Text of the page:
Course Requirements: three exams, in-class quizzes

Prerequisites: None, but one philosophy course at the 100-level is recommended.

Core Curriculum: This course carries an HU designation.

PHL 215.001: AMERICAN PHILOSOPHY

(Formerly PHL 235)

Instructor: Dr.Jeremy Kelly

Course Description: The scope of ‘American Philosophy’ is both broad and vague: it is said to have enjoyed its ‘Golden Age’ between roughly 1860-1930, extending as far back as ‘The Great Awakening’ of the middle 18th century (Jonathan Edwards). Pragmatism, America’s only home-grown philosophy, has undergone a revival in the late 20th century in such controversial figures as Hilary Putnam and Richard Rorty.

The course is both lecture and discussion based. Topics around which discussion will center are epistemology, metaphysics and philosophy of science, among others. The course is historically conceived in (broadly) two senses: there will be a focus on, on the one hand, the continuities between specific intellectual movements (e.g. Evolutionary Psychology) and their historical antecedents (e.g. Darwinism) and, on the other hand, the continuities between these movements and contemporary philosophical discussion. Special attention will be given to the pragmatism of Peirce, James and Dewey.

Prerequisites: None

Tentative Course Requirements: Papers (2); Exams (mid-term and final); Participation & 7 Quizzes

Core Curriculum: This course carries an HU designation.

PHL 223.001: MEDICAL ETHICS

(Formerly PHL 201)

Instructor: Dr. Stuart Rachels

Course Description: This course is an introduction to some of the ethical issues involved in medicine. Topics include: physician-assisted dying; the allocation of organs and other scarce resources; abortion; stem cell research; and patient autonomy. Our main text will be Lewis Vaughn, Bioethics: Principles, Issues, and Cases, 2nd ed. (Oxford University Press, 2013).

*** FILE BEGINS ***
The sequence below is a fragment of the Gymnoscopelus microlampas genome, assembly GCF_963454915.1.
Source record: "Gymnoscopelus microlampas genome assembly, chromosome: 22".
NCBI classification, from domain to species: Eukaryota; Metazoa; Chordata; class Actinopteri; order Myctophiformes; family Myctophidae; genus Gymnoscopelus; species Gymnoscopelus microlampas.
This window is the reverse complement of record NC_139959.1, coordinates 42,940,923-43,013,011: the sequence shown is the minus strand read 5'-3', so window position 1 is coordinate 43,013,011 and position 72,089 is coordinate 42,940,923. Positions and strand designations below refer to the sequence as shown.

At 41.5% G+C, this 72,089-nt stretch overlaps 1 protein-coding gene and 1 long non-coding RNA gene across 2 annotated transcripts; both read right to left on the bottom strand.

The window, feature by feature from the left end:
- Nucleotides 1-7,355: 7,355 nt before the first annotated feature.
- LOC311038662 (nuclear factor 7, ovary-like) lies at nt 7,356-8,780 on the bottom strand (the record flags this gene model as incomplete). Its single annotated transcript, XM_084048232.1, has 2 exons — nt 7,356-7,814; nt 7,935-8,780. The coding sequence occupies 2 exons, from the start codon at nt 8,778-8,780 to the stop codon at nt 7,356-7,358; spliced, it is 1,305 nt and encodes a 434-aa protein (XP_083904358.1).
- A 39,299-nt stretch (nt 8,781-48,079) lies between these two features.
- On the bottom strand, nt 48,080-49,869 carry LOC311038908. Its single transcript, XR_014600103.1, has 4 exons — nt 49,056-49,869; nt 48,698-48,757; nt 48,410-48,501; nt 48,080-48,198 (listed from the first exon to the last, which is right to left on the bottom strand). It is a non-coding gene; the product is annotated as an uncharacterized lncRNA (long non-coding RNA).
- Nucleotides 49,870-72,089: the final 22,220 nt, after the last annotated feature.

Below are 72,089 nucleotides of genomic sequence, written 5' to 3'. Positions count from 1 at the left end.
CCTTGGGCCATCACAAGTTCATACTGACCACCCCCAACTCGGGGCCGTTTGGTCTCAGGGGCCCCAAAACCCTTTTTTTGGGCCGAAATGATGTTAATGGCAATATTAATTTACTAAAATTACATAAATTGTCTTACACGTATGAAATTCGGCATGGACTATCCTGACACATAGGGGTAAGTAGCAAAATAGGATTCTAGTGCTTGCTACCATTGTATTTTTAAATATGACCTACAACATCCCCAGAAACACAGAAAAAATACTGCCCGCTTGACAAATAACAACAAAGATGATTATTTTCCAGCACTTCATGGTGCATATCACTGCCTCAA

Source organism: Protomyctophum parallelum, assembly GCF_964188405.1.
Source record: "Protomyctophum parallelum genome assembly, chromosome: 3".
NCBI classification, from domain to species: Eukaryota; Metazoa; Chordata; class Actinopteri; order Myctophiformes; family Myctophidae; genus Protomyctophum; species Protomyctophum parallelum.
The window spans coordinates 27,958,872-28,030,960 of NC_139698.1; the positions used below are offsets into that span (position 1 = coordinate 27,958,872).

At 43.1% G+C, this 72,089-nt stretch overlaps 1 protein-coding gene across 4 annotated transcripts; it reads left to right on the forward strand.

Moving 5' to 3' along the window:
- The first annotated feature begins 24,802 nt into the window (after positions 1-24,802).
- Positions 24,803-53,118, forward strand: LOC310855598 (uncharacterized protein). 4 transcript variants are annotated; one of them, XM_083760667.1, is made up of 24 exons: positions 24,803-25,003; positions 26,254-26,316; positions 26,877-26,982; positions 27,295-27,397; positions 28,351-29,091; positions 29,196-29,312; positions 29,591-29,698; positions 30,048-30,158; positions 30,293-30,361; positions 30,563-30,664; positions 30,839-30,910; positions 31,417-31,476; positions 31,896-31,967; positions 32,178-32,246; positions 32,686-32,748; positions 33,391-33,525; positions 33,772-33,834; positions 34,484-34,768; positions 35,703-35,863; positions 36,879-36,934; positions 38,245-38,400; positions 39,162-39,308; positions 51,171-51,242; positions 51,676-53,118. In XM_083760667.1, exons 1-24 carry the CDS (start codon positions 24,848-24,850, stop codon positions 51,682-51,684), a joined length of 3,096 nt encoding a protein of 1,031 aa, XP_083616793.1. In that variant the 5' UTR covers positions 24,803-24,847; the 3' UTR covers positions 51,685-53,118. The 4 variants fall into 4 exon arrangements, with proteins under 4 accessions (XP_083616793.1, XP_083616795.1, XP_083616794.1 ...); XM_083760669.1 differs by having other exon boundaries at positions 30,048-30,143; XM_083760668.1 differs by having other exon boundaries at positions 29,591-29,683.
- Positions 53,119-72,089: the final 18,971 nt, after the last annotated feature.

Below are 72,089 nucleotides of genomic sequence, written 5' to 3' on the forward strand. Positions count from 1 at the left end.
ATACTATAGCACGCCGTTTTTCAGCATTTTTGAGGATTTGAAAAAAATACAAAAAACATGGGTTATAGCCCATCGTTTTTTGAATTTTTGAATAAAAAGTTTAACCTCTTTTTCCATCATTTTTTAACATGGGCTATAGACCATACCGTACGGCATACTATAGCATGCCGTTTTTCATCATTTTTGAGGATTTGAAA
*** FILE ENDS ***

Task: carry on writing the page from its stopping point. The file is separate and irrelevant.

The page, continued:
Schedule: This is a large lecture course that meets three days per week.

Prerequisites: None

Course Requirements: There will be three exams. Students will be required to attend every class meeting.

Core Curriculum: This course carries an HU designation.

This course is required for the Philosophy and Medicine specialization.

PHL 230.001: POLITICAL PHILOSOPHY

(Formerly PHL 220)

Instructor: Dr. Rekha Nath

Not open to anyone who has taken PHL 220 (Political Philosophy).

Course description: Should we have a government at all? What justifies it in telling you what to do? What powers does a legitimate government exercise over citizens? What does a just society look like? These are some of the central questions of political philosophy. In this course, we seek to answer these questions using the tools of philosophical investigation. We will consider different viewpoints and theories on the value of democracy, freedom, rights, and economic justice. This course serves as an introduction to central debates in political philosophy, and no prior exposure to the subject is presumed.

Prerequisites: None

Tentative course requirements: 3 exams and participation

Core Curriculum: This course carries an HU designation.

This course is included in the Jurisprudence and Philosophy and Medicine specializations.